Thursday, December 30, 2010

A Very Cold Kiss...

Nate and his pregnant girlfriend Sara are driving from Minnesota to Reno, seeking a new life for themselves and their baby. On a snowy night in Nebraska, they see a man in a cafe who is obviously very sick. Sara takes pity on the man and when the stranger offers them $500 for a ride into Omaha, the kids accept.

The three drive off into a major winter storm and are forced to seek refuge in a run-down motel out in the middle of nowhere. On getting out of the car, Nate and Sara discover to their horror that their passenger has died. They are further stunned to discover that the passenger, Syl, has over $2 million in cash in his suitcase. Of course the kids should call the cops, report the tragic death of their passenger and hand over the money. But then, of course, the book would end at the conclusion of chapter two.

Tempted by the sight of all that money, Nate and Sara begin to imagine the life they might have if they were to simply dump Syl's body, wait for the plows to clear the roads and take off with the cash. Unfortunately for them, apparently neither Nate nor Sara has read Scott Smith's, A Simple Plan. Nor has either one of them ever seen the movie that was made from Smith's book, and thus they have no idea that keeping the money is a really, really, really bad idea.

Needless to say, complications ensue. As one might expect, the other stranded guests consist of the usual group of fine folks that one expects to encounter when stranded in a third-rate motel, miles from civilization trapped by the blizzard of the century.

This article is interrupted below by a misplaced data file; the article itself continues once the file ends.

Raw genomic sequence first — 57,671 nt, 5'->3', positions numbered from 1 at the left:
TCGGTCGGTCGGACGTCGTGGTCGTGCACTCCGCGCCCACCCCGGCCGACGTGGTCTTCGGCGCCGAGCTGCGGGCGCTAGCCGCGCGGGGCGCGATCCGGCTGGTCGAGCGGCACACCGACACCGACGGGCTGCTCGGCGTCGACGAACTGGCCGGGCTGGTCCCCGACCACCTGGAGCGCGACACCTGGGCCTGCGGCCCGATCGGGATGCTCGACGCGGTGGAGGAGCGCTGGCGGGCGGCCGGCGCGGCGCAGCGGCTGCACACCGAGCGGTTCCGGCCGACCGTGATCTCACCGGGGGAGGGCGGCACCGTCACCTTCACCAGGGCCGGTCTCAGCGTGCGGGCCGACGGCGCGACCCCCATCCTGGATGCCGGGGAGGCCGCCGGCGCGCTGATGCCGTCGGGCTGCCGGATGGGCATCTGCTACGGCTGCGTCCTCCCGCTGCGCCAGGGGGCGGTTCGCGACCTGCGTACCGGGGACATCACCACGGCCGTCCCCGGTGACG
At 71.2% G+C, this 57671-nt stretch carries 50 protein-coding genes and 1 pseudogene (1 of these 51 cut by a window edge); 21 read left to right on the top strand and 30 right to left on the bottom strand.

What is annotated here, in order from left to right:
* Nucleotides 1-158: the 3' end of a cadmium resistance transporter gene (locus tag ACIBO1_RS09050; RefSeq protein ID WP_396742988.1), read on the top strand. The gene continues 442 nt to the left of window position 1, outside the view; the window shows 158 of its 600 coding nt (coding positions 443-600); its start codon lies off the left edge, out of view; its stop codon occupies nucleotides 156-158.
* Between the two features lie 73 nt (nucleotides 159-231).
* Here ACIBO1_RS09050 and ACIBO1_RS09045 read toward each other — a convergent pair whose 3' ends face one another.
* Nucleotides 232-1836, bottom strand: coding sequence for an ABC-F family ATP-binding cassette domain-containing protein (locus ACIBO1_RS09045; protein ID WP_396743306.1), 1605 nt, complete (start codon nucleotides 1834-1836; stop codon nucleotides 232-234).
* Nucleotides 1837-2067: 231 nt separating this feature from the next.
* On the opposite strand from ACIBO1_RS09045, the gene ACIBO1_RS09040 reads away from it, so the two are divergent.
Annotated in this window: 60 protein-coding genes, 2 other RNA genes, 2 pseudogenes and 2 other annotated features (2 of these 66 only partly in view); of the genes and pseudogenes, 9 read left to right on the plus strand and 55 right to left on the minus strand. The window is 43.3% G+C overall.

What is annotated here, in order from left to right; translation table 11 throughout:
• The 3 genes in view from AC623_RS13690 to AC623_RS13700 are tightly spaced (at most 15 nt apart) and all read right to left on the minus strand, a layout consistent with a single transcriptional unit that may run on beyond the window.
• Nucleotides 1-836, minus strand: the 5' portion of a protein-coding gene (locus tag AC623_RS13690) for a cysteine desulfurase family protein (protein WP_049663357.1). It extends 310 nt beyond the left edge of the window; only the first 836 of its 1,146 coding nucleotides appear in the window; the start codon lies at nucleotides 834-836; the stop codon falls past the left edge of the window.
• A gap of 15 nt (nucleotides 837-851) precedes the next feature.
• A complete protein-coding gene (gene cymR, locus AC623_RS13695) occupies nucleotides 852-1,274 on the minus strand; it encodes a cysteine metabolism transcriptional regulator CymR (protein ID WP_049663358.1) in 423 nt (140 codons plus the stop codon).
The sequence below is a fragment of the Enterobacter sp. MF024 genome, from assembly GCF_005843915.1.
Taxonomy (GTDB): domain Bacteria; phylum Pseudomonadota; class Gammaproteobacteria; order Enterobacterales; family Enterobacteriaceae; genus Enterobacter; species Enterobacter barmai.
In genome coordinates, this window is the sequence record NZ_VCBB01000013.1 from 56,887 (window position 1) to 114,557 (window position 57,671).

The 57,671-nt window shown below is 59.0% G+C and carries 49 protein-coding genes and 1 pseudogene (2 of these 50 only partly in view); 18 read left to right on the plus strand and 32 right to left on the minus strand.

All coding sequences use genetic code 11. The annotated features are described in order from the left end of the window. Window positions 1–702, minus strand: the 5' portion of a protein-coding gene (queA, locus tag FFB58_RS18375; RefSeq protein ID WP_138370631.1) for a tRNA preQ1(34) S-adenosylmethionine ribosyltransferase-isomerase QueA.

The plot is hardly new, but Rector makes it seem fresh. This is a taut, lean book that grabs you early on and refuses to let go. Practically from page one, you're screaming at Nate and Sara, begging them not to make one bad decision after another. But even though they consistently reject your sound advice, you can't abandon them, and you can't rest until you see where the consequences of their actions finally take them.

Wednesday, December 22, 2010

Jane Whitefield Returns (Finally)

In a series of five books, published from the mid- to late-1990s, Thomas Perry detailed the adventures of Jane Whitefield, a tough, clever, contemporary Native American woman who lived in western New York. Jane came to the rescue of people who were in serious trouble, guiding them out of their old lives and into new ones. In the process, she almost always had to help her clients to escape from brutal thugs who were hot on the trail. This usually put both Jane and her client in mortal danger and demanded that Jane use all of her wits and considerable physical skills to disable or eliminate the bad guys. Along the way, Jane created a new identity for the client and taught him or her how to survive in a new life.

Jane finally retired, married a doctor, and created a happy, fulfilling new life for herself, flawed only by her inability to conceive a child. Now, five years after her last adventure (nine years in real time), a pregnant young girl turns up at the hospital where Jane's husband works in Buffalo. The girl is looking for Jane, but only knows her maiden name, which the hospital staff does not recognize.

Coincidentally, Jane is heading a fundraiser at the hospital that evening, and in the middle of the soiree, a bomb goes off, interrupting the festivities. Jane and the young girl are thrown together in the confusion and it turns out that the bomb has been set by a team of hunters who have been hired to capture the girl and return her and her baby to the girl's abusive boyfriend and his seriously weird parents.

Naturally, Jane will have to come out of retirement and help the poor woman escape. She quickly discovers that because of technological advances, it's a lot harder--and a lot more expensive--to create a new identity for someone in the post-9/11 era. If that's not bad enough, Jane also discovers that the crew in pursuit of her new client is easily the toughest group of adversaries that she has ever faced.